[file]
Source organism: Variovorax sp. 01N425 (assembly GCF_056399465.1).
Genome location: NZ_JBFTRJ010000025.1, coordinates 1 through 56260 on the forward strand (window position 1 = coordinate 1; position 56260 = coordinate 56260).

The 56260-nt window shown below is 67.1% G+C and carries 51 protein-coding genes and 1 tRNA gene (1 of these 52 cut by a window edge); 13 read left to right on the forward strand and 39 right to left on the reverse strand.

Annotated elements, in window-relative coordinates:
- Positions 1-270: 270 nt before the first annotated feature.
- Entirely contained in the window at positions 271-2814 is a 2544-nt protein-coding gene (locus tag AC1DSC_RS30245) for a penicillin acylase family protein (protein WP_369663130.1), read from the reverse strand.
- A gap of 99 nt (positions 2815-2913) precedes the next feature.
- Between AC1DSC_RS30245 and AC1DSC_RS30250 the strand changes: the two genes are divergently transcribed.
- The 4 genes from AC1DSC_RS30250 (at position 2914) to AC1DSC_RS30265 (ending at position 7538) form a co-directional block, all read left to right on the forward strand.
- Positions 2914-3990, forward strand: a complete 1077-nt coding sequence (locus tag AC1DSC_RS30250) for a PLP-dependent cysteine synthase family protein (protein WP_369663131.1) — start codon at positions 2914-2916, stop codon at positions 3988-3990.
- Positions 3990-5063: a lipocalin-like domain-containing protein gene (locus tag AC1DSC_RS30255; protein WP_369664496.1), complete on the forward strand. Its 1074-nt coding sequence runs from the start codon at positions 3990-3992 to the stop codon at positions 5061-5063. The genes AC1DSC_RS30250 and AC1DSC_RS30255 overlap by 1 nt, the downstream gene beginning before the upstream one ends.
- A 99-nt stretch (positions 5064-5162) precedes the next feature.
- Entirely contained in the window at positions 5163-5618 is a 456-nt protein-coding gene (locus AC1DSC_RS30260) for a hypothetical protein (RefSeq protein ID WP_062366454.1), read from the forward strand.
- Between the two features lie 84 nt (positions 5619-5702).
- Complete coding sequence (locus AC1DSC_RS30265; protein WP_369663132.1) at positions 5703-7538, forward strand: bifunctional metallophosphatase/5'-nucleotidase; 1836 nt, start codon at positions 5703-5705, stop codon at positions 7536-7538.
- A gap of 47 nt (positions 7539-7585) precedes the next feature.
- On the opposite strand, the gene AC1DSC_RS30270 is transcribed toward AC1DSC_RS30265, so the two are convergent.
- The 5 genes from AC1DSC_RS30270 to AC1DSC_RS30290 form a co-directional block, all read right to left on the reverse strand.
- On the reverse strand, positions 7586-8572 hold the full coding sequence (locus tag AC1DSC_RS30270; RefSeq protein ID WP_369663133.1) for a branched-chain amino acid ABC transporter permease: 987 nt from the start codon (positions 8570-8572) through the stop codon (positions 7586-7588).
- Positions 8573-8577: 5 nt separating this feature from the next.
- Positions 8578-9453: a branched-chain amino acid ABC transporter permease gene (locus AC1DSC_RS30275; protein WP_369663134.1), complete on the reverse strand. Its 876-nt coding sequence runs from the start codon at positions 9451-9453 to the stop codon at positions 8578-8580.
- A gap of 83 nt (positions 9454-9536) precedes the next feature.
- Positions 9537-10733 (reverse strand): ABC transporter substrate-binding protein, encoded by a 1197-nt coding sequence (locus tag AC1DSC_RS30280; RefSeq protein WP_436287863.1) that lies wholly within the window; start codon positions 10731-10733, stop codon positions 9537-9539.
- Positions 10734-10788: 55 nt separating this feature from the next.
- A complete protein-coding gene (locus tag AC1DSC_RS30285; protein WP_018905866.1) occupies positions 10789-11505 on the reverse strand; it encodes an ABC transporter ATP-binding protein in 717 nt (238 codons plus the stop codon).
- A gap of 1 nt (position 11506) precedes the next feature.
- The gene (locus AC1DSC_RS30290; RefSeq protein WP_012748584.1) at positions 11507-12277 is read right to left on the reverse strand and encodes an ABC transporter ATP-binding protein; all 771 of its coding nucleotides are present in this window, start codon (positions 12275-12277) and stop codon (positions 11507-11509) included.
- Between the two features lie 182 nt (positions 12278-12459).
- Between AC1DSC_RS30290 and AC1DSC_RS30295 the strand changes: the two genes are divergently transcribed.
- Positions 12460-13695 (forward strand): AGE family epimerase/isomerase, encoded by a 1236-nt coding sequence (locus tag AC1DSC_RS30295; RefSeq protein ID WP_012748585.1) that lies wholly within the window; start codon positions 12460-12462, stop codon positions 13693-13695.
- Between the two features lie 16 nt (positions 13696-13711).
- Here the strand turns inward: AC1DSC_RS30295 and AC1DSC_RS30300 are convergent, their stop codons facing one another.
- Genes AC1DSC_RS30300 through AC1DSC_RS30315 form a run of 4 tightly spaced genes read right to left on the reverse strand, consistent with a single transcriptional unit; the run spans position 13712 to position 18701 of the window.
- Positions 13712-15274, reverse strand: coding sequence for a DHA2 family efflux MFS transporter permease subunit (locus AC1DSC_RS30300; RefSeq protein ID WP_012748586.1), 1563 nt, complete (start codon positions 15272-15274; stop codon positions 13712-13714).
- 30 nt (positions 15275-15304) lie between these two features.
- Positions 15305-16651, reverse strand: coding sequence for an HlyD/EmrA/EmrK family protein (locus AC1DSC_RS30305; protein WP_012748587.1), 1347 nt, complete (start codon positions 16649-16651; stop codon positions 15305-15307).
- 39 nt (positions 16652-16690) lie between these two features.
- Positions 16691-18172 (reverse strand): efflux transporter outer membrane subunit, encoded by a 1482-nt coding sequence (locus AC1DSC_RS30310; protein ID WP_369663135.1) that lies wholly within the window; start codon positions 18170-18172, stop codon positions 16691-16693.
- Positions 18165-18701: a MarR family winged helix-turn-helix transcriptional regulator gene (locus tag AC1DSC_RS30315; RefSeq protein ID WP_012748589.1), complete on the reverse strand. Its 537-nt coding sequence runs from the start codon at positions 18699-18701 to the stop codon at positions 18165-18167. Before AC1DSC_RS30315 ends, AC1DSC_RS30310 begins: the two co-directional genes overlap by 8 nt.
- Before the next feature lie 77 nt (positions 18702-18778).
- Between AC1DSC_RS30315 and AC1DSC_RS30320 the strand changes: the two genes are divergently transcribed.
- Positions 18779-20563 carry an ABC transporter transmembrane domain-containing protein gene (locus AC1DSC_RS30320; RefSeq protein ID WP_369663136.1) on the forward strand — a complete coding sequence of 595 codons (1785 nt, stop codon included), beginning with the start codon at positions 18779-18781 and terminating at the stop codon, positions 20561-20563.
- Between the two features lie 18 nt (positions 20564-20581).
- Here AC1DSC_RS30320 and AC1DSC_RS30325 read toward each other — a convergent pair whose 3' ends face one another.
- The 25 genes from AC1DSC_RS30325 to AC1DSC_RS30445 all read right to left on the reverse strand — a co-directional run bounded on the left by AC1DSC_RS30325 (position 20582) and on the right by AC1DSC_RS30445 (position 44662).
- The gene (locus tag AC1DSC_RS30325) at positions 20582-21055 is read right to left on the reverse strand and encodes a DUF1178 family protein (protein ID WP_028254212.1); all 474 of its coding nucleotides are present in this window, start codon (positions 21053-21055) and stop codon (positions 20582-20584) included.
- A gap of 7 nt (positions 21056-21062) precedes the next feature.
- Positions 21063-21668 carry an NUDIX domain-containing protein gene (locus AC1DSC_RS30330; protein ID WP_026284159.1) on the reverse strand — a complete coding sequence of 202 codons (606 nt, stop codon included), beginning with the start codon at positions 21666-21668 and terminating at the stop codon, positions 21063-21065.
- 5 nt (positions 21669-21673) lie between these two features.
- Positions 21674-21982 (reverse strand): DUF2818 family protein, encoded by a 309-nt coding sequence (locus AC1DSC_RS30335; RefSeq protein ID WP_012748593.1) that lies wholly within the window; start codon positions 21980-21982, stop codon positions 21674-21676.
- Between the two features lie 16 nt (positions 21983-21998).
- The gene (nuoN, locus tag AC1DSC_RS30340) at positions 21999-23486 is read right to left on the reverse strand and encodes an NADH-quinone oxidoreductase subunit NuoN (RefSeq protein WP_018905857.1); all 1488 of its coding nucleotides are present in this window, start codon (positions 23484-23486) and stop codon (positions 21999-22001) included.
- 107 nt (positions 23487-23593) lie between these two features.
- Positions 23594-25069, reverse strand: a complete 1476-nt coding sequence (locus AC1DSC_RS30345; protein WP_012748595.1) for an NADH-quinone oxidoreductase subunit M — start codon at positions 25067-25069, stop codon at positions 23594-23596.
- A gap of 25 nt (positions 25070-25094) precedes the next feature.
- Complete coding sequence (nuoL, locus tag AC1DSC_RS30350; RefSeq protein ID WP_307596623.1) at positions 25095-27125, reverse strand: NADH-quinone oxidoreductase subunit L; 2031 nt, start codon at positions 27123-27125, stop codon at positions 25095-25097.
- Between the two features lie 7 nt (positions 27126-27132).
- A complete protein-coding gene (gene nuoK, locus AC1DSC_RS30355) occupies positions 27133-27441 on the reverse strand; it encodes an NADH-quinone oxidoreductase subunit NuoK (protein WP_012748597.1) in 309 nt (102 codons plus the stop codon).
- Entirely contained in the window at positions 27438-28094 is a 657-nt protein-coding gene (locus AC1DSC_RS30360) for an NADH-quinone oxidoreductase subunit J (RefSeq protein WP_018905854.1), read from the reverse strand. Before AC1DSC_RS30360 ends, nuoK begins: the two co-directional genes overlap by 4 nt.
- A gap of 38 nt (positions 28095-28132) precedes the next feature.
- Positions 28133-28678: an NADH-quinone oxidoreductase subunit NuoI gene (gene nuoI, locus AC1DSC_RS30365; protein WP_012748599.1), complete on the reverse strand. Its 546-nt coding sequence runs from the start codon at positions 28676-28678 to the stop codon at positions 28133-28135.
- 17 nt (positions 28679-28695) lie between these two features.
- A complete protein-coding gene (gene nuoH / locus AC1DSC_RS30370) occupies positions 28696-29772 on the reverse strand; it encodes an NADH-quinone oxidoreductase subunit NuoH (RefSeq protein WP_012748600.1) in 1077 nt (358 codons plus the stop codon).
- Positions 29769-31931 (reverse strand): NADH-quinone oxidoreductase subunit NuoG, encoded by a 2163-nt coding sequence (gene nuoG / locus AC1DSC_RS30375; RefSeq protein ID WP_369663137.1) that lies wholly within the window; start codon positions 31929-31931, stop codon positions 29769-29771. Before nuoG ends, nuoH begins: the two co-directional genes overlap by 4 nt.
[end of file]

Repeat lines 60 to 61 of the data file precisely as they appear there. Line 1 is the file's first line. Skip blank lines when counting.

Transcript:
- A gap of 38 nt (positions 28095-28132) precedes the next feature.
- Positions 28133-28678: an NADH-quinone oxidoreductase subunit NuoI gene (gene nuoI, locus AC1DSC_RS30365; protein WP_012748599.1), complete on the reverse strand. Its 546-nt coding sequence runs from the start codon at positions 28676-28678 to the stop codon at positions 28133-28135.